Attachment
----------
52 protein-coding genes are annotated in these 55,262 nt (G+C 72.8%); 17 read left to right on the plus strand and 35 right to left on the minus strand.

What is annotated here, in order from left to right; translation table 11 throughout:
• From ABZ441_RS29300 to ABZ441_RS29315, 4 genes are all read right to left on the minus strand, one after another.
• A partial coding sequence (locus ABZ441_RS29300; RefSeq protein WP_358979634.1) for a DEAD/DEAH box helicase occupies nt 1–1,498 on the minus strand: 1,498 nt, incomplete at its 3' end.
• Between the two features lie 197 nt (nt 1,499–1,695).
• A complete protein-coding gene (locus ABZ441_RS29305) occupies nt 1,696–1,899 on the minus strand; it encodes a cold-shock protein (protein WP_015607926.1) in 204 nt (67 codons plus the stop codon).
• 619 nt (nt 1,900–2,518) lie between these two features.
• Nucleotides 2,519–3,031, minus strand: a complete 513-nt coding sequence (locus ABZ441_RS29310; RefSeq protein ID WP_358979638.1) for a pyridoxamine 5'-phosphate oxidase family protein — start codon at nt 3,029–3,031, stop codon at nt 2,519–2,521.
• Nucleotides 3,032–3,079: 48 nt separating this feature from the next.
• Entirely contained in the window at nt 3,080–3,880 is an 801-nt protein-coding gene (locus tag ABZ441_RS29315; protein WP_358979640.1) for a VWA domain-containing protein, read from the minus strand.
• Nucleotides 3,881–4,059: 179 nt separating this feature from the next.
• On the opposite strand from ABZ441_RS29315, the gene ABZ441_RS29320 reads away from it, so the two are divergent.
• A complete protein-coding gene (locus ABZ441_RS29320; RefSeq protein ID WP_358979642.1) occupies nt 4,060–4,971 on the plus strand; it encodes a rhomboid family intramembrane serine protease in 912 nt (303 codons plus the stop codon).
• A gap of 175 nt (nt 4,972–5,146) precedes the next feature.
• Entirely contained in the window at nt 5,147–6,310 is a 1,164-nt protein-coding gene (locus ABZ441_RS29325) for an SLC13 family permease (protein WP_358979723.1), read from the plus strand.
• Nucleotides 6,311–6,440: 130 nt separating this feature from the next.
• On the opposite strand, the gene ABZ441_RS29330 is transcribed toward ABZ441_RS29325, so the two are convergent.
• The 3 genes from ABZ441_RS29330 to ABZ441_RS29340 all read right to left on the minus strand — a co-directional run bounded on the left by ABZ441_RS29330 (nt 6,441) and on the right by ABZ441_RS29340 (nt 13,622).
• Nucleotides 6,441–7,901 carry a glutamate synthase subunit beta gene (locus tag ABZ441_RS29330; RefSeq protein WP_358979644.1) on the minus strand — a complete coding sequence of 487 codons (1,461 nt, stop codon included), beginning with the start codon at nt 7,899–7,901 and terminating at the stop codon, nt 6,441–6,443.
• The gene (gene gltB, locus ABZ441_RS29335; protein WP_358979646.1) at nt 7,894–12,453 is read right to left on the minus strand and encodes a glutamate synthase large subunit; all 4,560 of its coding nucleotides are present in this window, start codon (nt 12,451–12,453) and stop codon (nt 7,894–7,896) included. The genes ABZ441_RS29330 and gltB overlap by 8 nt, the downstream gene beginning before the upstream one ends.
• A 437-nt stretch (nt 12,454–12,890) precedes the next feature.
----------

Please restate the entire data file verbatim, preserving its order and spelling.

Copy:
52 protein-coding genes are annotated in these 55,262 nt (G+C 72.8%); 17 read left to right on the plus strand and 35 right to left on the minus strand.

What is annotated here, in order from left to right; translation table 11 throughout:
• From ABZ441_RS29300 to ABZ441_RS29315, 4 genes are all read right to left on the minus strand, one after another.
• A partial coding sequence (locus ABZ441_RS29300; RefSeq protein WP_358979634.1) for a DEAD/DEAH box helicase occupies nt 1–1,498 on the minus strand: 1,498 nt, incomplete at its 3' end.
• Between the two features lie 197 nt (nt 1,499–1,695).
• A complete protein-coding gene (locus ABZ441_RS29305) occupies nt 1,696–1,899 on the minus strand; it encodes a cold-shock protein (protein WP_015607926.1) in 204 nt (67 codons plus the stop codon).
• 619 nt (nt 1,900–2,518) lie between these two features.
• Nucleotides 2,519–3,031, minus strand: a complete 513-nt coding sequence (locus ABZ441_RS29310; RefSeq protein ID WP_358979638.1) for a pyridoxamine 5'-phosphate oxidase family protein — start codon at nt 3,029–3,031, stop codon at nt 2,519–2,521.
• Nucleotides 3,032–3,079: 48 nt separating this feature from the next.
• Entirely contained in the window at nt 3,080–3,880 is an 801-nt protein-coding gene (locus tag ABZ441_RS29315; protein WP_358979640.1) for a VWA domain-containing protein, read from the minus strand.
• Nucleotides 3,881–4,059: 179 nt separating this feature from the next.
• On the opposite strand from ABZ441_RS29315, the gene ABZ441_RS29320 reads away from it, so the two are divergent.
• A complete protein-coding gene (locus ABZ441_RS29320; RefSeq protein ID WP_358979642.1) occupies nt 4,060–4,971 on the plus strand; it encodes a rhomboid family intramembrane serine protease in 912 nt (303 codons plus the stop codon).
• A gap of 175 nt (nt 4,972–5,146) precedes the next feature.
• Entirely contained in the window at nt 5,147–6,310 is a 1,164-nt protein-coding gene (locus ABZ441_RS29325) for an SLC13 family permease (protein WP_358979723.1), read from the plus strand.
• Nucleotides 6,311–6,440: 130 nt separating this feature from the next.
• On the opposite strand, the gene ABZ441_RS29330 is transcribed toward ABZ441_RS29325, so the two are convergent.
• The 3 genes from ABZ441_RS29330 to ABZ441_RS29340 all read right to left on the minus strand — a co-directional run bounded on the left by ABZ441_RS29330 (nt 6,441) and on the right by ABZ441_RS29340 (nt 13,622).
• Nucleotides 6,441–7,901 carry a glutamate synthase subunit beta gene (locus tag ABZ441_RS29330; RefSeq protein WP_358979644.1) on the minus strand — a complete coding sequence of 487 codons (1,461 nt, stop codon included), beginning with the start codon at nt 7,899–7,901 and terminating at the stop codon, nt 6,441–6,443.
• The gene (gene gltB, locus ABZ441_RS29335; protein WP_358979646.1) at nt 7,894–12,453 is read right to left on the minus strand and encodes a glutamate synthase large subunit; all 4,560 of its coding nucleotides are present in this window, start codon (nt 12,451–12,453) and stop codon (nt 7,894–7,896) included. The genes ABZ441_RS29330 and gltB overlap by 8 nt, the downstream gene beginning before the upstream one ends.
• A 437-nt stretch (nt 12,454–12,890) precedes the next feature.